finally, acceptance of love between two women, played by Deepti and Meenakshi
Rai. The film will soon be screened in Mumbai and Pune.
Activist Shalini, one of the founder members of Stree Sangam, believes that
politically, the film Fire was a break-point for the queer movement in India.
“When the Shiv Sena banned the film in 1998, it generated much debate all of
which was well reported in the media,” says Shalini, who has actively
lobbied for gay rights since she came out to her parents in ‘93.
“Importantly, it was not just people from within the community who were
registering their dissent but everyday, middle-class folk,” she adds.
Alok Gupta, a lawyer and activist, points out that so far the dissent that
has been registered is mainly of a privileged class. “India can no longer
assert rights with a handful in the open speaking on behalf of hundreds. We
have to take that extra step towards exposure,” he says.
And Sangini has been making that extra effort by spreading the message to
the south and the east.
“Kolkata’s historical and political context seems to have created a
more conducive environment for sexual identities. In fact, the oldest gay
group in India—the Counsel Club—is based in Kolkata,” says Maya Shanker,
co-ordinator for Sangini. “Lesbian organisation Sappho, active since ‘99,
has a strong membership. They even advertise themselves as a support group for
lesbians,” says Betu Singh, honorary director of Sangini.
Some educational institutes are now open to talk about sexual politics, but
they’re still cautious about homosexuality. Prof P G Jogdand, head of
department of Sociology, University of Mumbai, believes “one shouldn’t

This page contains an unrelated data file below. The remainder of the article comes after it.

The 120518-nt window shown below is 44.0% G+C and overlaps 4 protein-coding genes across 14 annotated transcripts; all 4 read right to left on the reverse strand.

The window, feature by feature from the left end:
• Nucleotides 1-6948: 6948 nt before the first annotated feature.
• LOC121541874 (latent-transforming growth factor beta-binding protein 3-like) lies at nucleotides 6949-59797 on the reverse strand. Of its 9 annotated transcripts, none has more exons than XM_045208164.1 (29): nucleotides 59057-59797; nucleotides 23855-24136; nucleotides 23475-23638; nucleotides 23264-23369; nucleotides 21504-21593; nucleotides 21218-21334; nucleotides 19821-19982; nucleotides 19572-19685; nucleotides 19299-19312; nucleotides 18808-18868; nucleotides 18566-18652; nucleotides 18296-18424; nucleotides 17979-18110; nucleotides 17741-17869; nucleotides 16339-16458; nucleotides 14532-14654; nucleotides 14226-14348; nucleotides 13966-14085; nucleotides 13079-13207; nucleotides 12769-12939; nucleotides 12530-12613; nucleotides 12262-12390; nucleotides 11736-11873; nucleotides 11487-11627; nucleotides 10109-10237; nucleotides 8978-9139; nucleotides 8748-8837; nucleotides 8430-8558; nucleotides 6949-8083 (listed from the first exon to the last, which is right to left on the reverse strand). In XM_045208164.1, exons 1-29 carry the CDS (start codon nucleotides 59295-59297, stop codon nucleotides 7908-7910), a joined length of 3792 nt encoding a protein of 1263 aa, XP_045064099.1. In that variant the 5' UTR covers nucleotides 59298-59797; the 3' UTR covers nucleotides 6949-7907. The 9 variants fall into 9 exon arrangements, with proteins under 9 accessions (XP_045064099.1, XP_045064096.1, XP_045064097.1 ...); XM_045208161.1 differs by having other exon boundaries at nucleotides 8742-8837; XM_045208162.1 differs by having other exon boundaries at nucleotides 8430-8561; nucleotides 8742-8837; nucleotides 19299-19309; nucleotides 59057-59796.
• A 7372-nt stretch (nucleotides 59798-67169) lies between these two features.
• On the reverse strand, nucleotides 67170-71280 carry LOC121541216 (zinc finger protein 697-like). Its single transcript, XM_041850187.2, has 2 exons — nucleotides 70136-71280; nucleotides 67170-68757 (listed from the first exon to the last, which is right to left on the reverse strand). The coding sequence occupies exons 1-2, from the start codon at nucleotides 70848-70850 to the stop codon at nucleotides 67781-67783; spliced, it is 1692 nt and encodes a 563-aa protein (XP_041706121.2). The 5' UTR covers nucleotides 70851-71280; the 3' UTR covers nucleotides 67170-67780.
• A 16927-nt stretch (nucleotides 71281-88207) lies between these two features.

barricade homosexuals from coming out”. He adds, “Our society only accepts
things that are convenient and suit its way of thinking and functioning.”
Others like M G Shirhatti, principal, Lala Lajpatrai College of Commerce and
Economics, Haji Ali, Mumbai, go further. “If someone comes to me with a
dilemma regarding coming out, I’d explain the pros and cons but leave the
final decision to him/her,” says Shirhatti.
Retired Pune-based Assistant Commissioner of Police, Sharad Awasthee, would
beg to differ. “Homosexuality is 100 per cent against nature. It is a
momentary pleasure-seeking device and there is no need for it.”
Still others like Nazrul Islam, (DIG, West Bengal police), who take a more
neutral stand say, “According to the law, it is a punishable offence. As a
policeman, if I get a complaint against a couple of people indulging in gay
activity I’ll have to take action. But personally, I am not anti-gay. If two
people reside somewhere together and do not create a law and order problem,
why should the police disturb them? It’s a decision made by two consenting
adults and society should not interfere in it.”
While non-interference is a desirable reaction, denial isn’t. Despite
‘coming out’ several times in the media, including on a show on Sony TV
called Open House and despite being featured in a Mumbai tabloid, Karani
finds, “Until now, my parents pretend no one really understood what I said
on TV or in the news. None of my relatives are dying to tell me how they read
about me being gay—it’s like don’t ask, don’t tell. But I won’t let
people sweep the issue under the carpet.”
Twenty-seven-year old Sabha faced a different kind of denial. “It took me
a long time to admit that I’d fallen in love with a woman. I’ve been in
love with men and never really thought about the possibility of being
bisexual,” she says. But that was until she met Chatura Patil, her partner
who currently runs the Hamjinsi helpline at the Human Rights Centre in South
Mumbai. Now though she doesn’t talk about it, it’s a relief to know her
parents are aware of her choice.
As part of a Hamjinsi and GayBombay outreach programme, Chatura went to
leading universities in Mumbai to speak to students about the diverse ways in
which love is experienced and expressed. “We went with pamphlets, postcards
and badges and the response was amazing! Most of the students felt everyone
was entitled to be themselves, as long as they did not violate anybody
else’s rights,” she says.
Artist-activist Tejal Shah, who has based much of her work on her
experiences of being queer, believes that while ‘mainstreamising’ is
important for the community, “Queer relations don’t fall into the center
of heterosexual binaries. Our lifestyles are different and one has to keep
that in mind when lobbying for rights. We don’t need to duplicate mainstream
acts like marriage.”
- With inputs from Suman Mishra/Delhi, Sabyasachi; Bandhopadhyay/Kolkata,
Sweta; Ramanujan/Mumbai; and Preeti Raghunathan/Pune